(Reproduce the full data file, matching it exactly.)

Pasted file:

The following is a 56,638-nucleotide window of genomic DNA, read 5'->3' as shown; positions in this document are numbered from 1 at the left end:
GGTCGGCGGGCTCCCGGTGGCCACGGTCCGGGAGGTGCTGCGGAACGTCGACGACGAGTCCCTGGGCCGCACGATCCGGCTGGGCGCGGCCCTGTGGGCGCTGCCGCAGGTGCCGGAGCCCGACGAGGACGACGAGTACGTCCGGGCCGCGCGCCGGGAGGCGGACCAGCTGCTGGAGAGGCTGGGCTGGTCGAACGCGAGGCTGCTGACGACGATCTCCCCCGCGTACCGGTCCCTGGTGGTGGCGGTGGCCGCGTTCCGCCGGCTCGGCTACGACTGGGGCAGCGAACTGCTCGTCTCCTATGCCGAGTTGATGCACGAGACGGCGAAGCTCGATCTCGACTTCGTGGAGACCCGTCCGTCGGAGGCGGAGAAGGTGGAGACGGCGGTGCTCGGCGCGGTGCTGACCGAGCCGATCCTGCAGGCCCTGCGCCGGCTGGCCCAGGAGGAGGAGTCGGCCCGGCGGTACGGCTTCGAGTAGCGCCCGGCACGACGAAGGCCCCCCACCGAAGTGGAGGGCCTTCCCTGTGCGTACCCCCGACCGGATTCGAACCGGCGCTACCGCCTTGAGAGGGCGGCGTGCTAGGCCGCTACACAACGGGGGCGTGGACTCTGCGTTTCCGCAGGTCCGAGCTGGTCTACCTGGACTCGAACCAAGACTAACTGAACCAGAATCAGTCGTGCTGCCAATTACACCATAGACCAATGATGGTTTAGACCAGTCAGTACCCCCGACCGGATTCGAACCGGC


The following is a 56,638-nucleotide window of genomic DNA, read 5'->3' as shown; positions in this document are numbered from 1 at the left end:
GGTCGGCGGGCTCCCGGTGGCCACGGTCCGGGAGGTGCTGCGGAACGTCGACGACGAGTCCCTGGGCCGCACGATCCGGCTGGGCGCGGCCCTGTGGGCGCTGCCGCAGGTGCCGGAGCCCGACGAGGACGACGAGTACGTCCGGGCCGCGCGCCGGGAGGCGGACCAGCTGCTGGAGAGGCTGGGCTGGTCGAACGCGAGGCTGCTGACGACGATCTCCCCCGCGTACCGGTCCCTGGTGGTGGCGGTGGCCGCGTTCCGCCGGCTCGGCTACGACTGGGGCAGCGAACTGCTCGTCTCCTATGCCGAGTTGATGCACGAGACGGCGAAGCTCGATCTCGACTTCGTGGAGACCCGTCCGTCGGAGGCGGAGAAGGTGGAGACGGCGGTGCTCGGCGCGGTGCTGACCGAGCCGATCCTGCAGGCCCTGCGCCGGCTGGCCCAGGAGGAGGAGTCGGCCCGGCGGTACGGCTTCGAGTAGCGCCCGGCACGACGAAGGCCCCCCACCGAAGTGGAGGGCCTTCCCTGTGCGTACCCCCGACCGGATTCGAACCGGCGCTACCGCCTTGAGAGGGCGGCGTGCTAGGCCGCTACACAACGGGGGCGTGGACTCTGCGTTTCCGCAGGTCCGAGCTGGTCTACCTGGACTCGAACCAAGACTAACTGAACCAGAATCAGTCGTGCTGCCAATTACACCATAGACCAATGATGGTTTAGACCAGTCAGTACCCCCGACCGGATTCGAACCGGC